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Hair loss in women is typically caused by genetic female pattern hair loss, androgenetic alopecia, thyroid disease, aging, or other hormonal conditions. About one-third of women will experience hair loss in their lifetime. If you are losing your hair, your doctor may recommend some of the following treatments to prevent further hair loss.
11 factors that may trigger hair loss:
Hormones, such as abnormal levels of androgens
Heavy period related anemia which results in loss of iron can consequently lead to hair loss.
Genes may influence a person's predisposition to female pattern baldness.
Stress, illness, and childbirth can cause temporary hair loss.
Ringworm caused by a fungal infection can also cause hair loss.
Medications and chemotherapy drugs used in cancer treatment, blood thinners, beta-adrenergic blockers used to control blood pressure, and birth control pills can cause temporary hair loss.
Physical damage. Burns, injuries, and X-rays can cause temporary hair loss. In such cases, normal hair growth usually returns once the injury heals, unless a scar is produced.
Autoimmune disease may cause alopecia areata when the immune system affects the hair follicles.
Cosmetic procedures. Frequent shampooing, bleaching, perms, and dyeing hair can contribute to overall hair thinning by making hair weak and brittle. Tight braiding, using rollers or hot curlers, and running hair picks through tight curls can also damage and break hair. In most instances hair grows back normally if the source of the problem is eliminated. Still, severe damage to the hair or scalp sometimes causes permanent bald patches.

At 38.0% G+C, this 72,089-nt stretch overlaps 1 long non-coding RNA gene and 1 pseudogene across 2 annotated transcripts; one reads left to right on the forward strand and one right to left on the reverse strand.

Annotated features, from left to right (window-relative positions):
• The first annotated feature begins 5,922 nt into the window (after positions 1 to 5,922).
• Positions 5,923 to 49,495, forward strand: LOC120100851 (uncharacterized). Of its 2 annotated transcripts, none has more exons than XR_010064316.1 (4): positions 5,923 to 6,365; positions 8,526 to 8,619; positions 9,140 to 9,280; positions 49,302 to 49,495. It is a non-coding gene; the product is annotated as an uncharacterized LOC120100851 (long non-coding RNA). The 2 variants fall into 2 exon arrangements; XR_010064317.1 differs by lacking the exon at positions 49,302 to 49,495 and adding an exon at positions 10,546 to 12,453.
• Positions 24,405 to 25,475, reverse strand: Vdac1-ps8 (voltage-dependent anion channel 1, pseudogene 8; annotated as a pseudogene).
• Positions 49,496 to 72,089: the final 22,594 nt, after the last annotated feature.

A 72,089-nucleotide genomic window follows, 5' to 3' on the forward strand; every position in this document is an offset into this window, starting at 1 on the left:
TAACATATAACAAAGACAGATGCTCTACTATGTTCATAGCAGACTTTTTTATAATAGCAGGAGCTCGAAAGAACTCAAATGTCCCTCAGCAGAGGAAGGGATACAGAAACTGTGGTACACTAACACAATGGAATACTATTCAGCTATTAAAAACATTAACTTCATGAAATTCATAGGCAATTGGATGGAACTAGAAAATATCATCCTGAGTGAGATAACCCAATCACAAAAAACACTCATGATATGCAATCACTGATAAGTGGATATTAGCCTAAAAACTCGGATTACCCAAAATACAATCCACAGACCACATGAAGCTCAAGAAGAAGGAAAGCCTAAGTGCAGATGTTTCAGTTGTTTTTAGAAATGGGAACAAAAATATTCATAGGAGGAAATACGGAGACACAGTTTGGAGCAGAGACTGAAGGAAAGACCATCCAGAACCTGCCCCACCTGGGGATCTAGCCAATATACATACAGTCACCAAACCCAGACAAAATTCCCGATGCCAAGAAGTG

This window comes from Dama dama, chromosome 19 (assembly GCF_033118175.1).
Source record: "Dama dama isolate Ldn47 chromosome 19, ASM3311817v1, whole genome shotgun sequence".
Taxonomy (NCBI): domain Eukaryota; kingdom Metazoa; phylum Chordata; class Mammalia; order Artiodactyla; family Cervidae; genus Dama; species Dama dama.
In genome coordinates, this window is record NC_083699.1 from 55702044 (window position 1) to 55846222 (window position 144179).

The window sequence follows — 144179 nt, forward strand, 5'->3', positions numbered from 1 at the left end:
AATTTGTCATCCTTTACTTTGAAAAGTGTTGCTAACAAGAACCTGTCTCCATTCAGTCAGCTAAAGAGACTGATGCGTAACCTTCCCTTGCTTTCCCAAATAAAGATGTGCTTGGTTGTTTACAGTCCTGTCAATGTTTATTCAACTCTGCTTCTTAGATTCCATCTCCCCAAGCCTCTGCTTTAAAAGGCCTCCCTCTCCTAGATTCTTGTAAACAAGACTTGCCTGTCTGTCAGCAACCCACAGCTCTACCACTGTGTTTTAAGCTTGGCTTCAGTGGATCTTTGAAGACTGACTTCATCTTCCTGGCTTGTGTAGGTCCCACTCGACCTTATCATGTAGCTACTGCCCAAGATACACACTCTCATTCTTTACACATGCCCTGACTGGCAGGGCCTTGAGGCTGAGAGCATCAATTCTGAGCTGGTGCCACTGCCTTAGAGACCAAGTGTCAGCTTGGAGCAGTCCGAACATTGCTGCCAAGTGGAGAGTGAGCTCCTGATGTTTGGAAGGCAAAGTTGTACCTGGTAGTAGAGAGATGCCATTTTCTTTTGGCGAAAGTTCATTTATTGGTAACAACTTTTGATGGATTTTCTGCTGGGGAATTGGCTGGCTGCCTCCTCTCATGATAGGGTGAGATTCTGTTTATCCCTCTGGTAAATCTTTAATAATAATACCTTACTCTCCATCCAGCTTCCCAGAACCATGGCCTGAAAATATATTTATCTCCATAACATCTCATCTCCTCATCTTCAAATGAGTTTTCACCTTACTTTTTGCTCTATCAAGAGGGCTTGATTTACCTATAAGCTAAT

Diseases. Thyroid disease, lupus, diabetes, eating disorders, and anemia can cause hair loss. Most times, when the underlying condition is treated, the hair will return unless there is scarring as in some forms of lupus, lichen planus or follicular disorders.
Nutrition. A low-protein diet or severely calorie-restricted diet can also cause temporary hair loss.
What to do?
See your doctor for recommendations, there are some specific meds that can help you prevent hair loss, and they may prescribe you anti-androgen medications, oral contraceptives, and iron supplements, especially if your hair loss is connected to anemia or heavy menstrual cycles.
4 effective lifestyle remedies for hair loss
If you’re concerned about hair loss, you may want to try a home remedy to see if you can stop your hair from falling out. It’s important to get diagnosed and find the underlying cause of your hair loss, so that you can treat it appropriately.
Your nutrition has a direct effect on your hair. Nutritional deficiencies can cause hair loss. Iron, zinc, niacin, selenium, vitamin D, and vitamin B-12 supplements can help your body produce hair that’s strong and healthy.
Eating a diet rich in antioxidants can help fight the signs of oxidative stress — environmental factors that damage hair follicles. Strawberries, blueberries, beans and legumes, spinach, and kale are all sources of antioxidants.
Sugar, processed fats, preservatives, and alcohol can all contribute to oxidative stress.
Essential oils can be mixed with carrier oils like jojoba and almond oil to create a treatment to stimulate hair growth. Some essential oils might make your hair grow stronger. Some essential oils for hair growth are ginseng, peppermint, jatamansi, and chinese hibiscus.
Massage your scalp
Promote circulation in the area where your hair grows. This may help it grow more quickly if you gently massage it every time you wash your hair.
Smoking can prematurely age your hair cells, making your hair follicles brittle and easy to damage. Speak to your doctor to come up with a smoking cessation plan right for you.